Cooke is known for delivering a headshot to oft-injured Marc Savard of the Boston Bruins, effectively ending his career. He had also received suspensions from hitting Artem Anisimov and Scott Walker in the head, running Fedor Tyutin in the back and elbowing Ryan McDonough. (A complete list can be found here, courtesy of CBC Sports).
In short, he was a dirty player. So dirty, in fact, that when his skate cut the Achilles tendon of reigning Norris Trophy winner Erik Karlsson of the Ottawa Senators, people in the Ottawa organization accused Cooke of intentionally injuring him and asked that he be banished from the league.
Cooke said that he was cleaning up his act long before the Karlsson incident and insisted that it was a mistake, but signing such a player comes with a lot of risk.
Minnesota has always prided itself on being a tough, gritty team, but there is a difference between tough players and players that intend to injure. The latter is a cowardly action that has no place in the game.
Trading a potential superstar and adding a player with Cooke’s past seem like two unnecessary risks for a general manager that is, or at least was, highly regarded in the Twin Cities.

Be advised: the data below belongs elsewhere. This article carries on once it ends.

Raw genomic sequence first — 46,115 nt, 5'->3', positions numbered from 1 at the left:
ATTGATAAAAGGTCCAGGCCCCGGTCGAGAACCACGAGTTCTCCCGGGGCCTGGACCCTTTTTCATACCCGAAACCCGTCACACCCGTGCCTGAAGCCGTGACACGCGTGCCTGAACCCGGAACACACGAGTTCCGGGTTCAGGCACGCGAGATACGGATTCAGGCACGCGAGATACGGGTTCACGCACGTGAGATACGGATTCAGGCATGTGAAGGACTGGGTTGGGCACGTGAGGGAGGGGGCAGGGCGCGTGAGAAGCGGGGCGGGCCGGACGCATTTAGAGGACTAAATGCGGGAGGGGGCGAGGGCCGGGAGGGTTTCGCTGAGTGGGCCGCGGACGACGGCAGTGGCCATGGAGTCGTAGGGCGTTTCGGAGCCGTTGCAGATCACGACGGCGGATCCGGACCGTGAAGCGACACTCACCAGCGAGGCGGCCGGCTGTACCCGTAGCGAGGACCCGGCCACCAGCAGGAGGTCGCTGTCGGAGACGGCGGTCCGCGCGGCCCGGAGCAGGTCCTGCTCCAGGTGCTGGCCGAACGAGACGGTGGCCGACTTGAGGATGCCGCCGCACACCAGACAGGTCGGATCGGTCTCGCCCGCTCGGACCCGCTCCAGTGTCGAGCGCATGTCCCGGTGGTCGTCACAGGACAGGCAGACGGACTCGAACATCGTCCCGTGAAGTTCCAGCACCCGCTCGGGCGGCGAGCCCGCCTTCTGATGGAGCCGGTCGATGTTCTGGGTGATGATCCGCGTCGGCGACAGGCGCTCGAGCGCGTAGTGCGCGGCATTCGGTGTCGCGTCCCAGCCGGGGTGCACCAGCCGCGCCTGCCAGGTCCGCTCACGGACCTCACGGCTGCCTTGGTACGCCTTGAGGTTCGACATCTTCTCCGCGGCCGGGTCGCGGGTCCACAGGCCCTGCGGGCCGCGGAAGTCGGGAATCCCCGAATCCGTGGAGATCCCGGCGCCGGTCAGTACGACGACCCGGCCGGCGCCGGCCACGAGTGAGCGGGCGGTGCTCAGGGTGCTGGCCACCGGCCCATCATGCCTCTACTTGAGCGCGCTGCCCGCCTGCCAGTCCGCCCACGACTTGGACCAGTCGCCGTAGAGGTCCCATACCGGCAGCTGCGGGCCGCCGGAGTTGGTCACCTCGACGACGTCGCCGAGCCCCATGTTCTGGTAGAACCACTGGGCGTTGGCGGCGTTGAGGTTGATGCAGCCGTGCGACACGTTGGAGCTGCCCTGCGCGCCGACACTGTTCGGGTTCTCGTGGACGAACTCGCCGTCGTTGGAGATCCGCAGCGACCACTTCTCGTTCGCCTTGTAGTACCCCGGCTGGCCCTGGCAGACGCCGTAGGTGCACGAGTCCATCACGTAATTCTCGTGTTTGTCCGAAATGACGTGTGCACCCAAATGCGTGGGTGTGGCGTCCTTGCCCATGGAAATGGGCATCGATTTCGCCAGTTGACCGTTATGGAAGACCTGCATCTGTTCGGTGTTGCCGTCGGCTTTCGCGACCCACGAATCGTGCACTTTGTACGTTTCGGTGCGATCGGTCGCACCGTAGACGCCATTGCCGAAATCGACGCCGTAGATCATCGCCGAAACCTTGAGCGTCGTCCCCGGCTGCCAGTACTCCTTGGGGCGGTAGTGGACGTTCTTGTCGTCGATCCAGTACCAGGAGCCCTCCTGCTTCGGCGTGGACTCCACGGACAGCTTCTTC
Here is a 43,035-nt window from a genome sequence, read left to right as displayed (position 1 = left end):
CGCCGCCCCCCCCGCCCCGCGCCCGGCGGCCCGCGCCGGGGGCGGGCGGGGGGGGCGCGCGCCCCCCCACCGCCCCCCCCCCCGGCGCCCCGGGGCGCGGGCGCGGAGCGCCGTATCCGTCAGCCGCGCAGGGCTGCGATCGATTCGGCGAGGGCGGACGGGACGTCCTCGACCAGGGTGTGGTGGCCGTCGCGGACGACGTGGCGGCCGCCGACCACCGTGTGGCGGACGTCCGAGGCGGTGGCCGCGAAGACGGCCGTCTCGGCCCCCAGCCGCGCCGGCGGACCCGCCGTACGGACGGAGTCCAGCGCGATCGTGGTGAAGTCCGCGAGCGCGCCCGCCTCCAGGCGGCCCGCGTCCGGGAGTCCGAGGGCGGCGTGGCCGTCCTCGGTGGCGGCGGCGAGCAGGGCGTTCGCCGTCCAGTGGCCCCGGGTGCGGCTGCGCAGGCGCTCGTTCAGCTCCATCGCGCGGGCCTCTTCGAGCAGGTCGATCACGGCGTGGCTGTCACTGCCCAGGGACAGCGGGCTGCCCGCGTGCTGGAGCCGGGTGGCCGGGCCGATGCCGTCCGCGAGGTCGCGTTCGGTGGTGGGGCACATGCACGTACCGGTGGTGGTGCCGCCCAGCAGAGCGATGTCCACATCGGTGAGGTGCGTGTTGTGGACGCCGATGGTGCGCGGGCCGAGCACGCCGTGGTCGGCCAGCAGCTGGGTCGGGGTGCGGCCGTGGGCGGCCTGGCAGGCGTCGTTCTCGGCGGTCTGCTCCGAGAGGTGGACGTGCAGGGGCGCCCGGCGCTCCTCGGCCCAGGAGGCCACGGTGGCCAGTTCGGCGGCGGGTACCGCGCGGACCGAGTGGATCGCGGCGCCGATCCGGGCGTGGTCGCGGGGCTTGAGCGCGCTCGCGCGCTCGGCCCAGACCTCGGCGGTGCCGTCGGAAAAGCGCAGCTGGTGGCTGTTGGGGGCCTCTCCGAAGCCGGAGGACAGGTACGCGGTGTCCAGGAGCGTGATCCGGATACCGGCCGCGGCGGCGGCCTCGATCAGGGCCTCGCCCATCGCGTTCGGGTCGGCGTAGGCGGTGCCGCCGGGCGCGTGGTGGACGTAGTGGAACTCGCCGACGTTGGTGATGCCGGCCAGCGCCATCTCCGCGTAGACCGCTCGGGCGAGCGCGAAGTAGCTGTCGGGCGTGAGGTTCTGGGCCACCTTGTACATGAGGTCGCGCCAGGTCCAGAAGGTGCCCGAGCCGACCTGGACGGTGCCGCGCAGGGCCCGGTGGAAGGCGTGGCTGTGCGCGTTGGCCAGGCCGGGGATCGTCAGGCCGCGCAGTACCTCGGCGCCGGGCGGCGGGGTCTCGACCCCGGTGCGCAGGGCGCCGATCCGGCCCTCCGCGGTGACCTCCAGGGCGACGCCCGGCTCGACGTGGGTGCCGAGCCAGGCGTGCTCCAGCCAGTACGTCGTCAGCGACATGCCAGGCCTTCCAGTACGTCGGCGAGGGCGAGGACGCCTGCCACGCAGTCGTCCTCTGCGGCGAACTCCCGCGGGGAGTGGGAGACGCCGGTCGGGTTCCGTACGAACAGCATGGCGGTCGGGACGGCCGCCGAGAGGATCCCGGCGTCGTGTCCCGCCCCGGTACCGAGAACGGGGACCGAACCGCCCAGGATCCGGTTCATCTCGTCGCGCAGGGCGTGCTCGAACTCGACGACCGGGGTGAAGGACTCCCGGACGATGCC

Minnesota still needs to add another goaltender to take pressure off the aging Niklas Backstrom (35). Other than that, the team should be pretty set in terms of roster moves.
A strong training camp is a must. Mikko Koivu and Zach Parise need to develop chemistry, the second forward line and defensive pairing needs to be figured out, and all the young guys have to be ready to step up and produce in the NHL.
It should be an exciting season next year, especially with Chicago and St. Louis joining the division, but one that also tells us a lot about how well Fletcher can run a team.
CORRECTION: I have changed the article to reflect the fact that Ferriero was not tendered.
Tom Schreier covers Minnesota sports for Bleacher Report and is a contributor to Yahoo! Sports.